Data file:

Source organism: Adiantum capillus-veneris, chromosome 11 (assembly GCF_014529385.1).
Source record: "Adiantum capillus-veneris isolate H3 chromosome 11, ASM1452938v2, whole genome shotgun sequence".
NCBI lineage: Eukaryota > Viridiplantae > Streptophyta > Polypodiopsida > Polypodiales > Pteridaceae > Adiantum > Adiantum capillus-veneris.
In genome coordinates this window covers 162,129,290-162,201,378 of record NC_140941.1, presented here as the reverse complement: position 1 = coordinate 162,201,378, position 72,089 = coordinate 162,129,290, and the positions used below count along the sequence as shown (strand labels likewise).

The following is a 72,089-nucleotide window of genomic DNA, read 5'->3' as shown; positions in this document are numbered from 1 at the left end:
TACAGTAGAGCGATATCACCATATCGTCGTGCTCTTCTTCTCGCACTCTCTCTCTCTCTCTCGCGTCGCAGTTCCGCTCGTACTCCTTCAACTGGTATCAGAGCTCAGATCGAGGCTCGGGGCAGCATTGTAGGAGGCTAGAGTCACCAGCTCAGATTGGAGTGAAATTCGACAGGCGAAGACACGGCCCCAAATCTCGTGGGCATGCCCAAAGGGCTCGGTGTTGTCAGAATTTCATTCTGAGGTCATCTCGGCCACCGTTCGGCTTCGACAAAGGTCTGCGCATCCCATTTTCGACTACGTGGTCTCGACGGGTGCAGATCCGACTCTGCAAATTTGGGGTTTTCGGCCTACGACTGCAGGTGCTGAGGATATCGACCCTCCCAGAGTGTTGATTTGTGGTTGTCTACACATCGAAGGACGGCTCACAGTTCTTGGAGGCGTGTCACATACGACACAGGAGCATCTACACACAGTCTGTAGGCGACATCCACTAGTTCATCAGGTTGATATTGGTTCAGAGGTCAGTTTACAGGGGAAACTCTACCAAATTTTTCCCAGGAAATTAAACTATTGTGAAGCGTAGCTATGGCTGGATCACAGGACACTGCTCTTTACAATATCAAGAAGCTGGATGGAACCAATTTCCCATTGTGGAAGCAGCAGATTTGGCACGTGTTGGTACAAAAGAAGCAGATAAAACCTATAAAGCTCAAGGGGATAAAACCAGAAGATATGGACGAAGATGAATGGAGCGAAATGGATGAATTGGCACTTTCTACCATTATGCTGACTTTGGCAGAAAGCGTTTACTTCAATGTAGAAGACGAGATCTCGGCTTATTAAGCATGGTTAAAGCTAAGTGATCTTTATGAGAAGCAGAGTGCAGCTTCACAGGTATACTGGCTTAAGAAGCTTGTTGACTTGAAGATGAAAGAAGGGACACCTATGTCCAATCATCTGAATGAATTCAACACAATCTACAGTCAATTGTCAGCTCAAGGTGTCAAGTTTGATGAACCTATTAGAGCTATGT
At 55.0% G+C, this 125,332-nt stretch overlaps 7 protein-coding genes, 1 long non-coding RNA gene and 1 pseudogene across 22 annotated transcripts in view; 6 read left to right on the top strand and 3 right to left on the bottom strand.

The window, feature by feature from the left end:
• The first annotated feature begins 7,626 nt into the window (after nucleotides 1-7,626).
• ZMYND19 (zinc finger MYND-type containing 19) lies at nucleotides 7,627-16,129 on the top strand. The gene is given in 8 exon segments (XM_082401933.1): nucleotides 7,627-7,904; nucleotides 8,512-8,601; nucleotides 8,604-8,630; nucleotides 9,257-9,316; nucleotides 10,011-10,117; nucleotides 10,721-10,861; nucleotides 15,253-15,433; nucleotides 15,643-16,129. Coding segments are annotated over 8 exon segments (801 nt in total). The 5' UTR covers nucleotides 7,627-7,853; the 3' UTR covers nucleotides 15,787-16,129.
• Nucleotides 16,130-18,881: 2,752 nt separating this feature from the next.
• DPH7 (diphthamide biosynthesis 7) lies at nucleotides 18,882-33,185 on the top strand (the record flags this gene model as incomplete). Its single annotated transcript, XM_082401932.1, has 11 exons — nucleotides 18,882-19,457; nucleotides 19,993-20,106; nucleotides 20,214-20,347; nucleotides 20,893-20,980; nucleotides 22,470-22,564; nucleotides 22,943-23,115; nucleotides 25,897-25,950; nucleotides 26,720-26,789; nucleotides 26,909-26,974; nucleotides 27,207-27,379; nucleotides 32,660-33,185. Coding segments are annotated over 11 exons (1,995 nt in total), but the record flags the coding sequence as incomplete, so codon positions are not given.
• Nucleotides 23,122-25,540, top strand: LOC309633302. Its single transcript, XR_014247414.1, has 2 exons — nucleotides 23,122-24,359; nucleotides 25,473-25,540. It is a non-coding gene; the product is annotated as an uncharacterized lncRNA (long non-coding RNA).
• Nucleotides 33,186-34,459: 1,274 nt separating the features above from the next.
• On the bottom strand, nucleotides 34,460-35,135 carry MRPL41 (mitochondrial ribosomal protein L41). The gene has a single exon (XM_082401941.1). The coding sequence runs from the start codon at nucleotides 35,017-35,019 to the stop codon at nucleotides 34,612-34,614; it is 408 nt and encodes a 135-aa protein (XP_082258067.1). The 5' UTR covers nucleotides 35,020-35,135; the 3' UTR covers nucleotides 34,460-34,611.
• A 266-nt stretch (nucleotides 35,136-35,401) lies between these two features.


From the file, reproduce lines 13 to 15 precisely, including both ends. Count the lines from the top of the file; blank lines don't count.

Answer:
• Nucleotides 23,122-25,540, top strand: LOC309633302. Its single transcript, XR_014247414.1, has 2 exons — nucleotides 23,122-24,359; nucleotides 25,473-25,540. It is a non-coding gene; the product is annotated as an uncharacterized lncRNA (long non-coding RNA).
• Nucleotides 33,186-34,459: 1,274 nt separating the features above from the next.
• On the bottom strand, nucleotides 34,460-35,135 carry MRPL41 (mitochondrial ribosomal protein L41). The gene has a single exon (XM_082401941.1). The coding sequence runs from the start codon at nucleotides 35,017-35,019 to the stop codon at nucleotides 34,612-34,614; it is 408 nt and encodes a 135-aa protein (XP_082258067.1). The 5' UTR covers nucleotides 35,020-35,135; the 3' UTR covers nucleotides 34,460-34,611.